As Turkish tanks roll in, the Trump administration’s not-so-well-laid plans to keep U.S. troops in Syria to build a Kurdish border force have gone wildly awry.
Wladimir van Wilgenburg is a freelance reporter based in Erbil, Iraqi Kurdistan, and an analyst of Kurdish politics for the Jamestown Foundation. Follow on Twitter @vvanwilgenburg.
Ankara says Trump promised to cut off arms to the Kurds in Syria. But the Kurds and the Americans says that’s an “adjustment”—and support, and the fight against ISIS, goes on.
Now that the so-called Islamic State has lost virtually all the territory it once occupied in Syria and Iraq, it's Iran's proxies, not America's, that are moving in.
For foreign volunteers from Europe and the U.S. who came to fight ISIS, the moment of victory raised a whole new set of problems.
In the locker rooms, showers, and gym beneath the stadium, ISIS created a prison and torture chambers for its feared security arm.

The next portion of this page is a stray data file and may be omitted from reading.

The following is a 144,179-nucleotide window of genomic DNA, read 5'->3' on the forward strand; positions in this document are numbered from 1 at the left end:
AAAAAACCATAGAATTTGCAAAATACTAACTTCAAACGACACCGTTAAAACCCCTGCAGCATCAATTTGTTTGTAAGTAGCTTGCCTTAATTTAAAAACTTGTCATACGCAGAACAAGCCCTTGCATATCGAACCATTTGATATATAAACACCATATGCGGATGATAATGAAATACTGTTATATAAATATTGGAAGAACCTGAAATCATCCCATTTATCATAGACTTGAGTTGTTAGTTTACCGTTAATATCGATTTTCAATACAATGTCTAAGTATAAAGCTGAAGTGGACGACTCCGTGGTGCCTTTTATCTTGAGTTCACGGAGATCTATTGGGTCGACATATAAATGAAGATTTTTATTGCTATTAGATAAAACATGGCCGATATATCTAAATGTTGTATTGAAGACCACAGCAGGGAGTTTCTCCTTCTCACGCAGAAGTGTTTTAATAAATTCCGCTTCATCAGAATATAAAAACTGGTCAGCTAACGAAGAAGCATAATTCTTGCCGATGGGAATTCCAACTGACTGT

Who will rule in Raqqa now that U.S.-backed forces have purged the so-called Islamic State from its erstwhile capital? That remains an open question.
In a critical battle, Washington’s most effective allies in Syria turn their attention away from fighting ISIS and toward the militias of Bashar al-Assad.
Black flags still drape the city and the terror continues from IEDs. But the biggest questions are about what comes next.
It looks like Manbij will fall to Kurdish and Arab fighters backed by U.S. and French special forces in the near future. But their next target remains a question mark.